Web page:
For Kevin Costner, who I’ve always felt has gotten slammed by critics more than he’s ever deserved, this performance is a crowning achievement, and I’ve commended him on many performances in the past. Costner is usually known to the masses as playing the heroic, all-American good guy, but I’ve always found him to be much stronger when he’s cast against type as characters with darker personalities. That was the case in such films as Revenge, A Perfect World and 3000 Miles to Graceland, and not only is it best examined in this film, but for my money this may just be Costner’s finest screen performance to date!

There’s a scene, midway in the film, where Earl discovers a horrific possibility involving a loved one. It is in this particular scene that Costner reveals a side of himself I’ve never seen before in terms of pure emotion. It simply has to be seen to be appreciated.

Added to Costner, you have William Hurt as his slithering best as Earl’s evil personality. And how the movie handles the dynamic between the two is a stroke of genius. Costner and Hurt share a great deal of time on screen together, as Earl has countless conversations with his alter ego as he appears before him. Their surroundings freeze at times so that Earl can consult Marshall about how to handle a situation, such as the scene where he is blackmailed right in his place of business. It’s one of the many bold strokes of originality that make the movie one of a kind.

Another surprise in the movie is the serious turn from comedian Dane Cook. I’ve long been a fan of Cook’s stand up work, and for a comic just now getting a jump start on his movie career it might seem a little too soon to take on a more serious role. But Cook surprises and delivers a most effective performance as a sleaze ball who is convinced that he has the upper hand in his blackmailing scheme.

Lastly, I must also mention that Demi Moore delivers what is unquestionably her best on-screen work in a long time. Moore has always been a good, talented actress who over the years just managed to get cast in the wrong movies. But here, she delivers top-notch work here that I’d say is her best performance since Disclosure.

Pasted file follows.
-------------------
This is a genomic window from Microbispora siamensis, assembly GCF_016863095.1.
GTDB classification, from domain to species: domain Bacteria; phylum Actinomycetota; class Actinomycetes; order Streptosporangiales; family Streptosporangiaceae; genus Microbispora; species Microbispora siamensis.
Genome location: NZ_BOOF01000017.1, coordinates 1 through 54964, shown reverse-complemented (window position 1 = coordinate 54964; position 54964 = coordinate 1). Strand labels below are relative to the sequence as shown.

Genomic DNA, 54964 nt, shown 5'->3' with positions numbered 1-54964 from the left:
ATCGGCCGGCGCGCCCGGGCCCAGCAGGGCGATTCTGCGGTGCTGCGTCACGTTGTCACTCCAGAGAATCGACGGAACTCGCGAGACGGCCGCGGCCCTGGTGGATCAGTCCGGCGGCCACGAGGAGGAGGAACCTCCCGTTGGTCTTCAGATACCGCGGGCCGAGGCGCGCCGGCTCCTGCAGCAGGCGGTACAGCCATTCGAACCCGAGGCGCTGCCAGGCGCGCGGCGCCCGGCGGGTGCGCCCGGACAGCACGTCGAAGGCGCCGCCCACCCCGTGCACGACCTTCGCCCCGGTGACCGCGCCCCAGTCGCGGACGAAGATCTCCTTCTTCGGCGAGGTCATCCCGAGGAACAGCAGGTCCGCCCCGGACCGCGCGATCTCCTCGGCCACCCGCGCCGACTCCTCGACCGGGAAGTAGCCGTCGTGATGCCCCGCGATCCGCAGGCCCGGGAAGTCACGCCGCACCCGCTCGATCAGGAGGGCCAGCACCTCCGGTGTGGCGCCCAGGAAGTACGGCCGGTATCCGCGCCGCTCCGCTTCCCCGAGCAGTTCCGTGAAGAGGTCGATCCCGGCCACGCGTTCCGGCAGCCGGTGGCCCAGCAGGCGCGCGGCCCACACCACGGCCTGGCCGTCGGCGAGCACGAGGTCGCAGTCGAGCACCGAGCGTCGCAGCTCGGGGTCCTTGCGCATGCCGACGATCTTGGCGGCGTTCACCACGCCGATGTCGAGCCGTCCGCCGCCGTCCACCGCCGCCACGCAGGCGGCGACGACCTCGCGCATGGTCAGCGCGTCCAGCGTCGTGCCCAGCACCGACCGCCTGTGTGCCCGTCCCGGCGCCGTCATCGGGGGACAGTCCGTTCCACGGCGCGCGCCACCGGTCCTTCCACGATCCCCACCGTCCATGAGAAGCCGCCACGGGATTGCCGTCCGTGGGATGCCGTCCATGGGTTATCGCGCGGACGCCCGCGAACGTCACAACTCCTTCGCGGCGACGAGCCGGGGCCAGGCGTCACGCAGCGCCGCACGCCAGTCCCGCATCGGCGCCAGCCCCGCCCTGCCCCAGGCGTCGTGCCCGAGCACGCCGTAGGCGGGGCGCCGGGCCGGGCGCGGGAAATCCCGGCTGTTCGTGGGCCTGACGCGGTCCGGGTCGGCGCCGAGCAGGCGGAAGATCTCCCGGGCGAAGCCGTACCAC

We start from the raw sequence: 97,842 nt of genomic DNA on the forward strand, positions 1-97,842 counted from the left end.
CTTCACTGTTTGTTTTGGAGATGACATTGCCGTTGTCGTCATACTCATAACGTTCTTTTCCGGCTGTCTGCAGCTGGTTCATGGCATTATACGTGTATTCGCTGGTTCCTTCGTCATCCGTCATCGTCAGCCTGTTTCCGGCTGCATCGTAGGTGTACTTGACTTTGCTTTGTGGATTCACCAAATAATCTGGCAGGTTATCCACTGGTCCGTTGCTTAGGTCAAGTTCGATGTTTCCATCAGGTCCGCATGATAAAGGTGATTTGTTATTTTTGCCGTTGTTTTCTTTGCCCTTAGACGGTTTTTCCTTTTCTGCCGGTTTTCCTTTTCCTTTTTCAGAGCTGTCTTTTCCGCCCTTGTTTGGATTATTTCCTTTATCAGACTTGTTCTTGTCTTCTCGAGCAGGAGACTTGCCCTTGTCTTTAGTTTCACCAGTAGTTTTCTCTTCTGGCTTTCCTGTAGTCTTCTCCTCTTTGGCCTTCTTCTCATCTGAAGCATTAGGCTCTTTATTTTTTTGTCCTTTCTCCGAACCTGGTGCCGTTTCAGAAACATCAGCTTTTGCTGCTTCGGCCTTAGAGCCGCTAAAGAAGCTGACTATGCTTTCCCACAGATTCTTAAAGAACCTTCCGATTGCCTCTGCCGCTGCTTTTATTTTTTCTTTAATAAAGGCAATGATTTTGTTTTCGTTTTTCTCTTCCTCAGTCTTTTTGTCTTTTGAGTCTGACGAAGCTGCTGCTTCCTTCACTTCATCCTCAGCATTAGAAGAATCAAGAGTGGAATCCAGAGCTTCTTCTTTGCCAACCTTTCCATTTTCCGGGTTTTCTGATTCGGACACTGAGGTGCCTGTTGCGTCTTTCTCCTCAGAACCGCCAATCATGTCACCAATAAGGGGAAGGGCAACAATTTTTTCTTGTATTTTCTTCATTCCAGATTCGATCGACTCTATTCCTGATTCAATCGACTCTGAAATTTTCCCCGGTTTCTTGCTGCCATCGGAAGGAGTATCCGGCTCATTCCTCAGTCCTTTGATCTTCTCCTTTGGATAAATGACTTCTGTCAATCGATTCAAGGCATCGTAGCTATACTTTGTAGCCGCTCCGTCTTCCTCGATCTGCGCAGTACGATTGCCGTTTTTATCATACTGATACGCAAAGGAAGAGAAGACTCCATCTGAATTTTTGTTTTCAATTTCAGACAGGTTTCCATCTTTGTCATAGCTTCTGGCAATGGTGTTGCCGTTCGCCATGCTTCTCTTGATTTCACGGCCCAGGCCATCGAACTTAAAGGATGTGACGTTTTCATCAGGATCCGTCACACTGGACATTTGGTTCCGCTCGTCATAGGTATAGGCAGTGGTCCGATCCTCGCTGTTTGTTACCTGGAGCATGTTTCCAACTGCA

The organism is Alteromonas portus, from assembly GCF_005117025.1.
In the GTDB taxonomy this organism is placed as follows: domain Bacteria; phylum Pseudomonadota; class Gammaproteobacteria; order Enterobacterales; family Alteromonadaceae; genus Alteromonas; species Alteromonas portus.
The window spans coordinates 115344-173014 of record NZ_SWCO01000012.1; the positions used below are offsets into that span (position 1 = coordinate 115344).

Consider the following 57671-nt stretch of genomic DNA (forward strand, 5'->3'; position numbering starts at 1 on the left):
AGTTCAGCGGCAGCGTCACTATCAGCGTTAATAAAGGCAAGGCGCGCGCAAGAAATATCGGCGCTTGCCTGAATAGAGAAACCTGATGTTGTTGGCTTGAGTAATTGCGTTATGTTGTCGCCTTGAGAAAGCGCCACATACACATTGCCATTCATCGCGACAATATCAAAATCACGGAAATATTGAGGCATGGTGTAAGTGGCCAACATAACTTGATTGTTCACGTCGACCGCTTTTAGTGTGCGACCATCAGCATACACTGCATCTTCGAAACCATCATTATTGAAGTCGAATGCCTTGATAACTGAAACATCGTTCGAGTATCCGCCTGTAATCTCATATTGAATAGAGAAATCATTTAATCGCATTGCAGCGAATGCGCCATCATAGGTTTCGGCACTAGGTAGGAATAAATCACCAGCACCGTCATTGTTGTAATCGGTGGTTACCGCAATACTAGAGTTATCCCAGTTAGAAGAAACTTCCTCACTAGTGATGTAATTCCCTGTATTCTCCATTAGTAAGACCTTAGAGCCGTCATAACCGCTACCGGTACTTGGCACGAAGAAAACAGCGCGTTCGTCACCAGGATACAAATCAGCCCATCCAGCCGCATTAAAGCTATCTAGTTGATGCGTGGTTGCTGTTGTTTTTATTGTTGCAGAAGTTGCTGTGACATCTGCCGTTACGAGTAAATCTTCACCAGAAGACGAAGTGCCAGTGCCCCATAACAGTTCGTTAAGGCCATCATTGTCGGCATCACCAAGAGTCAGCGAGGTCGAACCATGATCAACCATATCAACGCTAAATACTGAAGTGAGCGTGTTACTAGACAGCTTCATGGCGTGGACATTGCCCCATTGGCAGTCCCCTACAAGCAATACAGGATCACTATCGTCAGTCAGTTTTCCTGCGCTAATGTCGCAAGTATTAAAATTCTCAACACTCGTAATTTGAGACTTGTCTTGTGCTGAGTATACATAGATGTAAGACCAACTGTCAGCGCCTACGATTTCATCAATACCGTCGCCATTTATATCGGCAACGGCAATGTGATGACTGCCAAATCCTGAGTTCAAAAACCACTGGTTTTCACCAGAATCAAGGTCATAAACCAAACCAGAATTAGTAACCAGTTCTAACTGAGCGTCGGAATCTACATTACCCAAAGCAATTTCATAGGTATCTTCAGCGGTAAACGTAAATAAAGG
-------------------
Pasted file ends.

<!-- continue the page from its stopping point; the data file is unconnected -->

As far as thrillers go, none have provided the overall satisfying quality that Mr. Brooks has delivered. From beginning to end, the tension only increases and never lets up for a second. The inventiveness of the story combined with the highly effective acting from Kevin Costner and the rest of the cast and the tight directing of Bruce A. Evans combine to make one of the year’s truly best entertainments.

Video ***1/2

An overall strong presentation from MGM. The anamorphic picture delivers in accompanying the nice visual atmosphere provided by cinematographer John Lindley. The overall picture quality is very much as clean and crisp as you could ask for, though a hint or two of slight image fuzz keep this being at a higher rating. Nonetheless, a most exceptional presentation.

Audio ****

The 5.1 mix, in both Dolby and especially DTS, is nothing short of stunning, as the film’s sound quality seems to grab the viewer with its force right to the very end. The creepily effective music score, mixed with the multiple scenes of suspense make for one intense sounding experience. And there are even some moments that will make you jump in your seat, thanks again to the incredible job provided by the audio. Well done all the way!

Features ***1/2

This MGM release delivers some very nice bonuses. We get a commentary track with director/co-writer Bruce A. Evans and co-writer Raynold Gideon, six Deleted Scenes, three well handled featurettes; “The Birth of a Serial Killer: The Writing of Mr. Brooks”, “On the Set of Mr. Brooks”, and “Murder on Their Minds: Mr. Brooks, Marshall and Mr. Smith”. Lastly, there is the Theatrical Trailer and several trailers for additional MGM titles.

Summary:

There are traditional serial killer movies, and there’s something that cuts above the genre like Mr. Brooks. Both a fantastic thriller and a deeply involving character study, the film draws you in and never lets go. It’s one of the year’s most amazing entertainments, and represents Kevin Costner’s finest hour on film yet!